Amazon’s LATAM’s Focus Sets Off Mercadolibre Alarm Bells

Companies like MercadoLibre of Brazil, were under pressure in trading on Thursday (Oct. 12) after a news report surfaced that Amazon is gearing up to expand its eCommerce presence in Brazil.

According to Valor, a Brazilian newspaper, Amazon will begin selling retail products beyond books in the country as soon as next week. The first eCommerce products to be offered will be electronics, which are in high demand in Brazil. The list of online shopping items Amazon sells in the South American country is expected to expand by the end of the year, noted the unsourced report.

Valor’s story is spooking investors, who sold off shares of MercadoLibre, an eCommerce competitor to Amazon, with stocks dropping by as much as 9 percent. According to Bloomberg, Brazil represented 54 percent of MercadoLibre’s total revenue last year.

This isn’t the first time reports of Amazon entering a new market resulted in rivals’ shares falling. Earlier this month, United Parcel Service (UPS) and FedEx stocks were under pressure after news reports revealed that Amazon was testing its own delivery service to reduce congestion in its warehouses and offer more retail products for free two-day shipping.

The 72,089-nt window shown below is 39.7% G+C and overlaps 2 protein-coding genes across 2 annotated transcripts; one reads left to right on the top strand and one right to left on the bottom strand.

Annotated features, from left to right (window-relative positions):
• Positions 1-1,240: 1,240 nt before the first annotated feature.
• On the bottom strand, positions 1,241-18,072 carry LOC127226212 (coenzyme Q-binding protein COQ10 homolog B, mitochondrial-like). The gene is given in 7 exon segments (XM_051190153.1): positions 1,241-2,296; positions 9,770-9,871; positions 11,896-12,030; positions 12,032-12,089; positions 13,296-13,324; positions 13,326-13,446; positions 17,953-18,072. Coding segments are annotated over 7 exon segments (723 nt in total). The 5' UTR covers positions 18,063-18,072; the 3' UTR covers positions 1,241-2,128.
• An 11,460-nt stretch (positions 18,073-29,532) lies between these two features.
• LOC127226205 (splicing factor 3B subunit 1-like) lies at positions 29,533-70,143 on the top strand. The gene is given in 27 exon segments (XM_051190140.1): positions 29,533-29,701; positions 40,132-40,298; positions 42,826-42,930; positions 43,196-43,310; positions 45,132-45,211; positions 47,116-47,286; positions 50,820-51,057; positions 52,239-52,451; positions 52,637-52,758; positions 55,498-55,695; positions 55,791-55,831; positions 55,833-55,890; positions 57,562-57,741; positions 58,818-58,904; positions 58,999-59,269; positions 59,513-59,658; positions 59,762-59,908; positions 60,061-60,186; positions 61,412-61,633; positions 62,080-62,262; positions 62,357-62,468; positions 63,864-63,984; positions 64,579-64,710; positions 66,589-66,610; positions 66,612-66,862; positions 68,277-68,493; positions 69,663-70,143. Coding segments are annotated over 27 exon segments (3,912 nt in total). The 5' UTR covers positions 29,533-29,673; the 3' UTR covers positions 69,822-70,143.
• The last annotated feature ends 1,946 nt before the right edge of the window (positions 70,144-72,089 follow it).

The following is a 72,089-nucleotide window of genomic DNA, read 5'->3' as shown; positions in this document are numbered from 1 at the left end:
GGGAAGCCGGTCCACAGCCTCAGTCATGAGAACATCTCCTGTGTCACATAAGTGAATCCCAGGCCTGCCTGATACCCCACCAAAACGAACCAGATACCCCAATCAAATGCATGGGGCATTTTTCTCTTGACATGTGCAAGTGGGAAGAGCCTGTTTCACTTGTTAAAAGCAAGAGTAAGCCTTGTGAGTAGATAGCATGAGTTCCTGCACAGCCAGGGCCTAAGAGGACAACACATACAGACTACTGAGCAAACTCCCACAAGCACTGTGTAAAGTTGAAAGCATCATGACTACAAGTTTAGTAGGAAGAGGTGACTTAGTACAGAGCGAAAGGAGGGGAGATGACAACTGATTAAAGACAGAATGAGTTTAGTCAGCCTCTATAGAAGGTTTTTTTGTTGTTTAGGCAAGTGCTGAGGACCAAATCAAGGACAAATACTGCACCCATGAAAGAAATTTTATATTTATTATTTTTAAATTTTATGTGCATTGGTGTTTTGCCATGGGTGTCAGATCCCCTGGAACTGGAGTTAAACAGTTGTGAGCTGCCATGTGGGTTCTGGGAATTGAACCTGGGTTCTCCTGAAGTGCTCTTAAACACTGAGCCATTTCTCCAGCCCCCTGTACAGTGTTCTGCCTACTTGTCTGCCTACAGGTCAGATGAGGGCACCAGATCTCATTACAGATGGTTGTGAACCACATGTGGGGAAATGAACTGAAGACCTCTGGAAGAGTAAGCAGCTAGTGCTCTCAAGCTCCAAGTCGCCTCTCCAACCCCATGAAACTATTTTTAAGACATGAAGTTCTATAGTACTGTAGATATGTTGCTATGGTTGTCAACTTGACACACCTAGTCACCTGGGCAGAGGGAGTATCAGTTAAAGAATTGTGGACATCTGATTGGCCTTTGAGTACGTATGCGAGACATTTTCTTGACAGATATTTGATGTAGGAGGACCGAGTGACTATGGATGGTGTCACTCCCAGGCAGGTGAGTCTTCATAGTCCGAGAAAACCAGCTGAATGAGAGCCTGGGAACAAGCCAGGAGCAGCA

First reported by Bloomberg, citing people familiar with the plan, the delivery service is being called Seller Flex, which was initially launched by Amazon in 2015 in India. The company has now started to offer the service to U.S. merchants as part of a slow rollout. According to the Bloomberg news report, the eCommerce giant has been testing the service on the West Coast this year and plans to expand to more states in 2018.

Under the program, Amazon will pick up third-party merchants’ packages from warehouses and handle delivery to customers, something that UPS and FedEx have been doing for Amazon. The company could still use UPS and FedEx, but with the new service, Amazon has more control over how third-party merchants handle shipping and packaging. Amazon will also be able to reduce overcrowding in warehouses by keeping products on merchants’ premises, while also cutting costs.